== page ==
Arctic Cat Confirms CEO’s Departure
Arctic Cat Inc. has decided to replace its current chairman and CEO and temporarily reinstate its former long-time leader, Chris Twomey, to run things while a search ensues.
Claude Jordan had served as Arctic Cat’s CEO for three years. He joined the company as president and COO in 2008 after having sperved as a vice president at Home Depot.
When the company announced Jordan’s departure on Monday, it didn’t disclose the reason for his exit, saying he “stepped down.” But a company spokesperson told Twin Cities Business that the exit was “involuntary, without cause.”
The news of Jordan’s exit comes somewhat unexpectedly. Arctic Cat recently reported a quarterly loss and lowered its full-year outlook, but just a few days ago, it issued its annual proxy statement, which notifies shareholders of the company’s annual meeting in August and made no indication that Jordan would be leaving That filing showed that Jordan’s compensation totaled more than $1.9 million last year, and it estimated that he would’ve been entitled to roughly $597,634, as of March 31, in severance if involuntarily terminated without cause. He’d get about $3.8 million if let go following a change of control of the company, according to the filing.
Arctic Cat, a maker of snowmobiles and ATVs, is headquartered in Plymouth, but it only employs about 25 people there. Nearly 1,300 of its 1,500 employees are located in Thief River Falls, and another 50 are in St. Cloud. The company also has about 135 employees at an Ohio distribution center.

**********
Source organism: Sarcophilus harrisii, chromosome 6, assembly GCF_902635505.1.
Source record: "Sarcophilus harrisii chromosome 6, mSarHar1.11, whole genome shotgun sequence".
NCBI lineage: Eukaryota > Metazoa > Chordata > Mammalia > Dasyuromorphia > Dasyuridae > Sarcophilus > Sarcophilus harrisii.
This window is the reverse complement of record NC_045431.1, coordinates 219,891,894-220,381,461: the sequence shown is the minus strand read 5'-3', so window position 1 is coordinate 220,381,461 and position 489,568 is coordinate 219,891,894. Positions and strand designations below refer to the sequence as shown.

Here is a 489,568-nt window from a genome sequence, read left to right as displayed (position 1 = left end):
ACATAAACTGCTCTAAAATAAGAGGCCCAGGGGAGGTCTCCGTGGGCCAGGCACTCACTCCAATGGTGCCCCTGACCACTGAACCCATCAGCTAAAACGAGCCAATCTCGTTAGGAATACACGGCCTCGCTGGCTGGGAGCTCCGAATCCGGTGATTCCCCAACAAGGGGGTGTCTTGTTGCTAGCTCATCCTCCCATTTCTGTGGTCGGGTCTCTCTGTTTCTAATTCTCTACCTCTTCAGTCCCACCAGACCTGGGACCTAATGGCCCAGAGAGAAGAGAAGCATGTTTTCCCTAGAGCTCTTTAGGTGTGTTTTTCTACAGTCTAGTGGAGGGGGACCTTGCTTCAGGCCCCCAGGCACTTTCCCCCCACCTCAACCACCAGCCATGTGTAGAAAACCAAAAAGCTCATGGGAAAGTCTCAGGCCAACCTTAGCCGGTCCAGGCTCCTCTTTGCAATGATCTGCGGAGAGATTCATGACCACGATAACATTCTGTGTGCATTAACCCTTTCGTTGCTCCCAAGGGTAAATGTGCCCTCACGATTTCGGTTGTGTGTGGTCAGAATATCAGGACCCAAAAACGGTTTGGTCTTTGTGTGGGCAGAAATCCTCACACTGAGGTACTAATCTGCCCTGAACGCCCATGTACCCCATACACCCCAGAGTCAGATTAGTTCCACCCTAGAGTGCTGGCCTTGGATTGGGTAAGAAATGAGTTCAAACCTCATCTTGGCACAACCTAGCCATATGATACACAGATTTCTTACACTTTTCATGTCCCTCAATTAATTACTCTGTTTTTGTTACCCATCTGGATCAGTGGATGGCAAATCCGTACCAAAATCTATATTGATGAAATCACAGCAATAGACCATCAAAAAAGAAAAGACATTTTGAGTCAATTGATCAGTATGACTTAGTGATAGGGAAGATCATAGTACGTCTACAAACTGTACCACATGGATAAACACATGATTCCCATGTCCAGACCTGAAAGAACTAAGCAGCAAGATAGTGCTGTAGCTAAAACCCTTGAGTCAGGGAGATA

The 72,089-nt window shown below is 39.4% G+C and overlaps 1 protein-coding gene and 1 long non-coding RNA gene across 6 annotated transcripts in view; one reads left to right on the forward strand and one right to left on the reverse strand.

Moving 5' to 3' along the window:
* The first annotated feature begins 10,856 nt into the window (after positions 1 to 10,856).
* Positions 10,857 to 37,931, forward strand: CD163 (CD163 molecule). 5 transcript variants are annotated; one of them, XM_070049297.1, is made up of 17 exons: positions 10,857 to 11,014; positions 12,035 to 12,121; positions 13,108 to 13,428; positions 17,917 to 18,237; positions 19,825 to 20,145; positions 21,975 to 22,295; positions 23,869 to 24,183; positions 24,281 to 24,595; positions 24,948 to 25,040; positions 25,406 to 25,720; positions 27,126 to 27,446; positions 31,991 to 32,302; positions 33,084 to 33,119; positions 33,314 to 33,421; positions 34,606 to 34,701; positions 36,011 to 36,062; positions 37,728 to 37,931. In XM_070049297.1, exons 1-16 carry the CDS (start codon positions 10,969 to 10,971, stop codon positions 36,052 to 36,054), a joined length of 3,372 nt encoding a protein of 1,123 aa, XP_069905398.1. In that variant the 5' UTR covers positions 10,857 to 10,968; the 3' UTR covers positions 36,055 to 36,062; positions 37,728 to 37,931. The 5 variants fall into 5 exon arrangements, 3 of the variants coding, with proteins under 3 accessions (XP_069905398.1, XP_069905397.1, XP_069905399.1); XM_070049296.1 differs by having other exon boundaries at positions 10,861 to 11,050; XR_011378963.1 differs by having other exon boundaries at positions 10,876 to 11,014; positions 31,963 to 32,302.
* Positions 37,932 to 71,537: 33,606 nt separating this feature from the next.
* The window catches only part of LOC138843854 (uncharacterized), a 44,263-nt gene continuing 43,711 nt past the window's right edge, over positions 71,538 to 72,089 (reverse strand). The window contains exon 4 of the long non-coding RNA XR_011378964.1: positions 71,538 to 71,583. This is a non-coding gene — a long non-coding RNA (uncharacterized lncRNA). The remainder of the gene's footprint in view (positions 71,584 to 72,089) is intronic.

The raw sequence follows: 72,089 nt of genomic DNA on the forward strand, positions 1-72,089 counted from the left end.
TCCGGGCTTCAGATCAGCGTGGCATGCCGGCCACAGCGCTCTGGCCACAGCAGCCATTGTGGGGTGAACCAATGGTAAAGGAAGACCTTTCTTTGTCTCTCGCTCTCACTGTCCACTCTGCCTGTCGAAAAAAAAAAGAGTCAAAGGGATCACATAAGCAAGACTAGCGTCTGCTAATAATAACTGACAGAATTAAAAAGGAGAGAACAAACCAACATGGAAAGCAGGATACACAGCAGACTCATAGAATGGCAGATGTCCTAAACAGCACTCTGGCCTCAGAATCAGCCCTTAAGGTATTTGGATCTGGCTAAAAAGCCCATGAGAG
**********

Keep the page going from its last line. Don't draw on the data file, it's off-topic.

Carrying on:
Monday morning, shortly after the announcement of Jordan’s departure, shares of Arctic Cat’s stock had plummeted more than 12 percent, but they recovered a bit and closed down about 8.8 percent at $34.02 per share.
Arctic Cat reported a $1.5 million loss for its latest quarter, and the company lowered its full-year outlook. (Read more about Arctic Cat’s latest quarterly performance in the Star Tribune here.) And its prior quarter was also disappointing. But Arctic Cat also grew revenue from $465 million to over $730 million during Jordan’s tenure, and the company also entered the growing off-highway recreational vehicle market under Jordan’s leadership. Too, while its stock price has slumped this year, it climbed significantly between 2010 and the end of 2013, and it’s still about twice as high as it was three years ago.
Twomey said in a Monday statement that Jordan and the board “have mutually decided this is the right time, however, for new executive leadership at the company.”
“It makes sense to set up the leadership team that will take the company forward to a successful future, as we enter a new fiscal year,” Twomey said in his Wednesday statement, adding that Chief Financial Officer (CFO) Tim Delmore, who previously announced plans to retire, will postpone his retirement during the transition period. Arctic Cat plans to appoint a new CEO and CFO “in the coming months,” Twomey said.
During Twomey’s 24-year tenure as CEO, Arctic Cat enjoyed 22 years of profitability. He helped take the company public in 1990, and six years later he led the firm into the ATV business. In 2011, he was inducted into Twin Cities Business‘ Minnesota Business Hall of Fame for his success leading the company.
Arctic Cat is among Minnesota’s 40 largest public companies based on its revenue, which totaled $730.5 million in its latest fiscal year.